Introducing the Daily Planet’s new editor Cristeta Boarini


“My name is Cristeta Boarini and I am the new editor of the Twin Cities Daily Planet.”

Every time I’ve introduced myself with that phrase over my first weeks with the Daily Planet, I am filled with excitement and pride. As a journalist of color, it’s important to me to share the sides of stories that are often shut out from the greater conversation. The Daily Planet provides an opportunity to bring those stories to the table, and I’m honored to be a part of it.

I am a biracial Filipino-American, born and raised in the Chicagoland area. My immigrant mother taught me to be proud of my heritage, to be wary of the systems and forces that continually oppress women of color, and how to cook with love. My dad is my cheerleader, constantly instilling in me a sense of creativity and emphasizing the importance of open and honest communication.

I moved to the Twin Cities in 2008 to attend the University of Minnesota, where I graduated with a degree in journalism and cultural studies. I live in Powderhorn, with my husband (a musician and brewer by trade), my budding music producer of a brother-in-law, and our dog, Baxter.

In recent years, I’ve contributed to a wide variety of local media outlets, including Radio K, KFAI and MinnPost. My work in government and crime reporting has garnered top honors from the Minnesota Newspaper Association and the Inland Press Association. But the work I’m most proud of is when I’ve been able to focus on hyper-local issues, brought to life by real stories from real people. When I get to share stories like how damaging the term “East African” is in police reports, or how members of Minnesota’s Sudanese community view ongoing violence in South Sudan, that work makes me feel part of something bigger than myself–something that can elevate the conversation toward thinking critically about the communities we live in.

The Daily Planet has seen many changes since I first wrote for this publication three years ago. Our amazing outgoing editor, Allison Herrera, has taken on a new and important project through AIR, documenting the 39 First Nation tribes living in the Tulsa metropolitan area. Titled “Invisible Nations,” the project allows Allison and her team to explore how the tribes sustain their cultures without a base of tribal lands. We are lucky to have had Allison bring the Daily Planet to where it is today, and that even with her new project she hopes to still contribute pieces to the Daily Planet.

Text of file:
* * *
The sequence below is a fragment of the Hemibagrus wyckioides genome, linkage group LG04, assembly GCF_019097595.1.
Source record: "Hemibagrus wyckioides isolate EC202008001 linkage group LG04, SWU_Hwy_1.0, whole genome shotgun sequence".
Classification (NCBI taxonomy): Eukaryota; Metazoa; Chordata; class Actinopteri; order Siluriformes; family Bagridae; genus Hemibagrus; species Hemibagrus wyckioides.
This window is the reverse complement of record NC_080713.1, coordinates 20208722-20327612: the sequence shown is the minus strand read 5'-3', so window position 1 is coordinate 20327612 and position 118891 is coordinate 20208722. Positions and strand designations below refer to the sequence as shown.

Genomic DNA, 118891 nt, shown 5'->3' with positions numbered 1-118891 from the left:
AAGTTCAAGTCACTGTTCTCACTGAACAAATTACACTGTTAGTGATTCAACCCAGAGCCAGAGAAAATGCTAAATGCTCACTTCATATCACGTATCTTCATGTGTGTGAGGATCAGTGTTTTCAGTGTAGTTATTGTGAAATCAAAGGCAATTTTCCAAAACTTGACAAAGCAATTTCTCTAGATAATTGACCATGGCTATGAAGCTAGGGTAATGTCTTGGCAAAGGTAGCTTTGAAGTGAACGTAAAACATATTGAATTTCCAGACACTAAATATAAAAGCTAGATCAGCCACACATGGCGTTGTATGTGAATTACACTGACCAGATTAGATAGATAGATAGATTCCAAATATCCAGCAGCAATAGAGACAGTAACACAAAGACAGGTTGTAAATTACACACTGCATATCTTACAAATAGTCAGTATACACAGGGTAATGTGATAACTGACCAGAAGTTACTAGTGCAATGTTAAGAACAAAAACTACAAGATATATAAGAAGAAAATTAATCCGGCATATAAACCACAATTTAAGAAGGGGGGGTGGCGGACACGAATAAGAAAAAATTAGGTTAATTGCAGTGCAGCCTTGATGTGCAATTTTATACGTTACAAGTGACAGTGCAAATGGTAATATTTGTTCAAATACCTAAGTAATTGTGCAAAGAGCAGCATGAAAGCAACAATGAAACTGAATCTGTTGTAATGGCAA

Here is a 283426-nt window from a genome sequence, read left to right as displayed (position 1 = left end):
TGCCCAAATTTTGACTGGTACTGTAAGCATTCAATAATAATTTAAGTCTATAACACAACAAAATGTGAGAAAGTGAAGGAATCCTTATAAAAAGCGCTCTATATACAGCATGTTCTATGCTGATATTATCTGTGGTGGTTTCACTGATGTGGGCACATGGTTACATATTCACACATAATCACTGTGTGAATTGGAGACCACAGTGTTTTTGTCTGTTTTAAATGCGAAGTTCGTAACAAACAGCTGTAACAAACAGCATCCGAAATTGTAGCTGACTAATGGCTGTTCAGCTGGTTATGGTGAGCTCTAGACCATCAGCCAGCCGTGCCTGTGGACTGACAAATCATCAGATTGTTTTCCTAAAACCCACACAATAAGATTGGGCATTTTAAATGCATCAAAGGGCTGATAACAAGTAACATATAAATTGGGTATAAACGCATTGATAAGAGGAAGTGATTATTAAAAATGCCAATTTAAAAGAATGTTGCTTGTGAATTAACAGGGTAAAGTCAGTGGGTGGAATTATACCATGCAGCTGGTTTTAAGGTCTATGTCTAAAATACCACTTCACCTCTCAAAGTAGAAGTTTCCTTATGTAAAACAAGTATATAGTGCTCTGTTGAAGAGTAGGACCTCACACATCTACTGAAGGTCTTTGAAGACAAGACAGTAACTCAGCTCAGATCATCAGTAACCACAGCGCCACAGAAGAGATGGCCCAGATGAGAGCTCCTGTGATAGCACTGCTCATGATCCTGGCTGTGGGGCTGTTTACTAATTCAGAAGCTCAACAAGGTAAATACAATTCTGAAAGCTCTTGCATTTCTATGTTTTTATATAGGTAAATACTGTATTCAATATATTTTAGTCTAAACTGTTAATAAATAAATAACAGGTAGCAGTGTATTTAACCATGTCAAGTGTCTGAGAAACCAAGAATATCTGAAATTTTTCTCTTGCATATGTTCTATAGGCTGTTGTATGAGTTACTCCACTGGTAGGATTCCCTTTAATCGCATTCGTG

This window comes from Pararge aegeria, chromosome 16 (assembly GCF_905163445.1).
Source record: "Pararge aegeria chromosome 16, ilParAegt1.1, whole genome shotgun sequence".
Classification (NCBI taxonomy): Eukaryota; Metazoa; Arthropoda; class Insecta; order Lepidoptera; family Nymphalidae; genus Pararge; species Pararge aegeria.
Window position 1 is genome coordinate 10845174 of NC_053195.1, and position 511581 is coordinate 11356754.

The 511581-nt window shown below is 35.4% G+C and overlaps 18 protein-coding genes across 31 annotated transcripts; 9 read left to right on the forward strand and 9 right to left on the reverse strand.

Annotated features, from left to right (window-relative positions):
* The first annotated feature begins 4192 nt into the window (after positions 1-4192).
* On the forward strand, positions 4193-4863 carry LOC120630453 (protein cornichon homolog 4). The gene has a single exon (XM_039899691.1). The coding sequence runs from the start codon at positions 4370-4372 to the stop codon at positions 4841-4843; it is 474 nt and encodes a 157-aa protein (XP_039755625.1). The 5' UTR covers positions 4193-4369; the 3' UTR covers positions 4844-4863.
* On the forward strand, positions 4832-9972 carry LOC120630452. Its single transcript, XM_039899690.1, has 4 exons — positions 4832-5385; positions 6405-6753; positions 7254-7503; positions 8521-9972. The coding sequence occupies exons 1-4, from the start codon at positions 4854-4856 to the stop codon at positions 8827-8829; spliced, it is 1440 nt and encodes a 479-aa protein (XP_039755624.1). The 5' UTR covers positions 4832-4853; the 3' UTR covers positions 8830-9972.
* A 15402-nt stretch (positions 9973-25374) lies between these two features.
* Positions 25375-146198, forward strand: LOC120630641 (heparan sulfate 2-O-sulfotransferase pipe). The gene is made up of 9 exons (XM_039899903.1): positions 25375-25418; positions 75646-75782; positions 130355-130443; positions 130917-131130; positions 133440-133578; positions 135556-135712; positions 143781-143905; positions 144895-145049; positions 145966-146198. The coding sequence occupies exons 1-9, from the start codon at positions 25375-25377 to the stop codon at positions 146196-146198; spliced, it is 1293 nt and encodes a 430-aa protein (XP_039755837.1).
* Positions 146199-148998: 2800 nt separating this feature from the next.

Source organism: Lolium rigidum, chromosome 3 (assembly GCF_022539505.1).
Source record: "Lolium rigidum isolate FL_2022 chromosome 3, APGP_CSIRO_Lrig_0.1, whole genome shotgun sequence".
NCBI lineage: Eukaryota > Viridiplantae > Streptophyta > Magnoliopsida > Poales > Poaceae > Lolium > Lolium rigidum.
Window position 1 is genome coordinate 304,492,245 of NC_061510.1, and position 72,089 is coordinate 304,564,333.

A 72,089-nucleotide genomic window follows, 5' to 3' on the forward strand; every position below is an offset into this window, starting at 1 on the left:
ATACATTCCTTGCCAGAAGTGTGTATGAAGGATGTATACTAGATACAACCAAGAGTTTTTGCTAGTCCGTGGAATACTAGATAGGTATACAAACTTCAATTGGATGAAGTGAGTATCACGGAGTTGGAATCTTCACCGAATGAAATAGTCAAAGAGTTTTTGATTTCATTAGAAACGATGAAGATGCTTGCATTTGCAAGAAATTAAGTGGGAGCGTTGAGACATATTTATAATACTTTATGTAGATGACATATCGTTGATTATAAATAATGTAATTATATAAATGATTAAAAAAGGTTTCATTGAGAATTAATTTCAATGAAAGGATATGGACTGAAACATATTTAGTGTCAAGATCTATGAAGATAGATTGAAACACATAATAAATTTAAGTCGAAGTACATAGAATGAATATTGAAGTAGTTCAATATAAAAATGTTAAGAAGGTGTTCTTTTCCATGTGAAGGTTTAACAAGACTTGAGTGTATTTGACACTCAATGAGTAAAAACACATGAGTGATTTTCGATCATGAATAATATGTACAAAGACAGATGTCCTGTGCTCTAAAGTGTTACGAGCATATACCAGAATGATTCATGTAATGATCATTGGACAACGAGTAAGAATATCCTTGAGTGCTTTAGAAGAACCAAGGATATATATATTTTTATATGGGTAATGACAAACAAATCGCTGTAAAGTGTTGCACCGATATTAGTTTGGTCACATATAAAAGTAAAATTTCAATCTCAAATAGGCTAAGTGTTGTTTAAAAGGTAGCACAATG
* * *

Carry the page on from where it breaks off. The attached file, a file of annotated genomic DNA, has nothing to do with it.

But the Daily Planet’s mission is the guiding light in a sea of change. As during Allison’s tenure, our team–myself included–is committed to amplifying and connecting marginalized communities.

What does that mean? That means bringing people together from across Minnesota’s diverse and historically marginalized communities to tell the stories that other media outlets won’t or are too afraid to tell. The “we” who tell these stories are not just journalists in the traditional sense. We are storytellers: artists, poets, activists, elders, historians, thinkers and more. We are advocates for people of color, women (particularly from a feminist/womanist perspective), handicapped/differently abled, LGBTQIA, ex-offender, low-income, youth, indigenous, immigrant and refugee communities. Our goal is to find the stories where we can band together, make our voices heard and affect change–be it through articles, photography, video, audio, the arts, community forums or social media.

One of my favorite professors once told me that journalists can’t do their jobs by being at a desk all day. With that in mind, you will see me listening and participating at conferences, concerts, panels and forums. You will see me meeting with leaders, students, artists and activists at coffee shops and in living rooms, and sending out Daily Planet contributors to do the same.

If you believe in the Daily Planet’s mission, if you want to work with me, if you have a story that needs to be told, I highly encourage you to reach out to me at